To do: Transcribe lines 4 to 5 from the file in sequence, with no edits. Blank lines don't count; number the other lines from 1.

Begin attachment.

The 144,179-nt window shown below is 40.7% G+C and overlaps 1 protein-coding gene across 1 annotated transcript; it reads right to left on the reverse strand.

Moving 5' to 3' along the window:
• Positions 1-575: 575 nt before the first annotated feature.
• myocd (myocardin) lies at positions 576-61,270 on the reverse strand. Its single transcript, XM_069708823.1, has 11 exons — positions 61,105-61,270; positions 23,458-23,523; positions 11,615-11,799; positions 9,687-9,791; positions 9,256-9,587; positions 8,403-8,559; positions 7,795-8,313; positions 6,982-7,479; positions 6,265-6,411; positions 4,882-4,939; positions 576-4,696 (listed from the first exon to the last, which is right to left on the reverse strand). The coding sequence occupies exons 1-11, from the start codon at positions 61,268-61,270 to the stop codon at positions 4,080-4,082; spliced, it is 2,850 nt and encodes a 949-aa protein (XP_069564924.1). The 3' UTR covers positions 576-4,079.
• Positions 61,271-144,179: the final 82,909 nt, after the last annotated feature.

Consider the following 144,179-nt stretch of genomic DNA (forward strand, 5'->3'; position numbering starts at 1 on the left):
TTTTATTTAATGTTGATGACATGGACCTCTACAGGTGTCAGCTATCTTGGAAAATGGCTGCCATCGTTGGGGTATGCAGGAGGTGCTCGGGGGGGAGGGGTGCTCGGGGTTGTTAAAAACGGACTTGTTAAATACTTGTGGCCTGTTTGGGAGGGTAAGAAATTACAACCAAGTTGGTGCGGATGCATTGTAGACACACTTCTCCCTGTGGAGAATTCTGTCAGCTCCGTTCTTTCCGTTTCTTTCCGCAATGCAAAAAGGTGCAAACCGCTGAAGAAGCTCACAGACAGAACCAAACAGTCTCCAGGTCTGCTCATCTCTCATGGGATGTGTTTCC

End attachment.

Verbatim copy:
• myocd (myocardin) lies at positions 576-61,270 on the reverse strand. Its single transcript, XM_069708823.1, has 11 exons — positions 61,105-61,270; positions 23,458-23,523; positions 11,615-11,799; positions 9,687-9,791; positions 9,256-9,587; positions 8,403-8,559; positions 7,795-8,313; positions 6,982-7,479; positions 6,265-6,411; positions 4,882-4,939; positions 576-4,696 (listed from the first exon to the last, which is right to left on the reverse strand). The coding sequence occupies exons 1-11, from the start codon at positions 61,268-61,270 to the stop codon at positions 4,080-4,082; spliced, it is 2,850 nt and encodes a 949-aa protein (XP_069564924.1). The 3' UTR covers positions 576-4,079.
• Positions 61,271-144,179: the final 82,909 nt, after the last annotated feature.